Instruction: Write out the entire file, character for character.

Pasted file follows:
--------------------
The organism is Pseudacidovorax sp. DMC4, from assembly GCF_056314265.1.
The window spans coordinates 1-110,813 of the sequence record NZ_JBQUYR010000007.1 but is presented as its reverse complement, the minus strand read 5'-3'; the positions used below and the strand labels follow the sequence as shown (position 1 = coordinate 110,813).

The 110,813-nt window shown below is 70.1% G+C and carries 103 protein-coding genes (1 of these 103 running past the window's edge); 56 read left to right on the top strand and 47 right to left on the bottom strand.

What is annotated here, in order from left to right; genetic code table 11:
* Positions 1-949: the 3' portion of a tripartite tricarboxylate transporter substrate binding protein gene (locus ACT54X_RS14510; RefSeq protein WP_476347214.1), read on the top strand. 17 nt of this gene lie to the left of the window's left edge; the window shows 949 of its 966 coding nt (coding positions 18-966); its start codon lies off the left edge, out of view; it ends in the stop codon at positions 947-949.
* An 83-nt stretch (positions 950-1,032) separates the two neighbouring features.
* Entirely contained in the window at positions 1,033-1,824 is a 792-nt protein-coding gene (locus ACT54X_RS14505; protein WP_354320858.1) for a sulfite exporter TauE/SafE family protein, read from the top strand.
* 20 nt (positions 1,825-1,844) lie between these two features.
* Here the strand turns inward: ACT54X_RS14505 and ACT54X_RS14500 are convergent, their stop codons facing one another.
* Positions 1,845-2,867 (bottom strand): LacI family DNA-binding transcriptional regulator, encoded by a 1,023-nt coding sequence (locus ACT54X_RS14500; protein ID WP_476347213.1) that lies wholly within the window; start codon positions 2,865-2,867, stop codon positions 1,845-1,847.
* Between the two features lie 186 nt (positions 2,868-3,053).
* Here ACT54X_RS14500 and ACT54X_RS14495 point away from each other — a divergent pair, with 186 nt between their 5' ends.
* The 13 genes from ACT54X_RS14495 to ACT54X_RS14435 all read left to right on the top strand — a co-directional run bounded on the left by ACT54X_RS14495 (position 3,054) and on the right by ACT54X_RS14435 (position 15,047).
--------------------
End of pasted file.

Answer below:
The organism is Pseudacidovorax sp. DMC4, from assembly GCF_056314265.1.
The window spans coordinates 1-110,813 of the sequence record NZ_JBQUYR010000007.1 but is presented as its reverse complement, the minus strand read 5'-3'; the positions used below and the strand labels follow the sequence as shown (position 1 = coordinate 110,813).

The 110,813-nt window shown below is 70.1% G+C and carries 103 protein-coding genes (1 of these 103 running past the window's edge); 56 read left to right on the top strand and 47 right to left on the bottom strand.

What is annotated here, in order from left to right; genetic code table 11:
* Positions 1-949: the 3' portion of a tripartite tricarboxylate transporter substrate binding protein gene (locus ACT54X_RS14510; RefSeq protein WP_476347214.1), read on the top strand. 17 nt of this gene lie to the left of the window's left edge; the window shows 949 of its 966 coding nt (coding positions 18-966); its start codon lies off the left edge, out of view; it ends in the stop codon at positions 947-949.
* An 83-nt stretch (positions 950-1,032) separates the two neighbouring features.
* Entirely contained in the window at positions 1,033-1,824 is a 792-nt protein-coding gene (locus ACT54X_RS14505; protein WP_354320858.1) for a sulfite exporter TauE/SafE family protein, read from the top strand.
* 20 nt (positions 1,825-1,844) lie between these two features.
* Here the strand turns inward: ACT54X_RS14505 and ACT54X_RS14500 are convergent, their stop codons facing one another.
* Positions 1,845-2,867 (bottom strand): LacI family DNA-binding transcriptional regulator, encoded by a 1,023-nt coding sequence (locus ACT54X_RS14500; protein ID WP_476347213.1) that lies wholly within the window; start codon positions 2,865-2,867, stop codon positions 1,845-1,847.
* Between the two features lie 186 nt (positions 2,868-3,053).
* Here ACT54X_RS14500 and ACT54X_RS14495 point away from each other — a divergent pair, with 186 nt between their 5' ends.
* The 13 genes from ACT54X_RS14495 to ACT54X_RS14435 all read left to right on the top strand — a co-directional run bounded on the left by ACT54X_RS14495 (position 3,054) and on the right by ACT54X_RS14435 (position 15,047).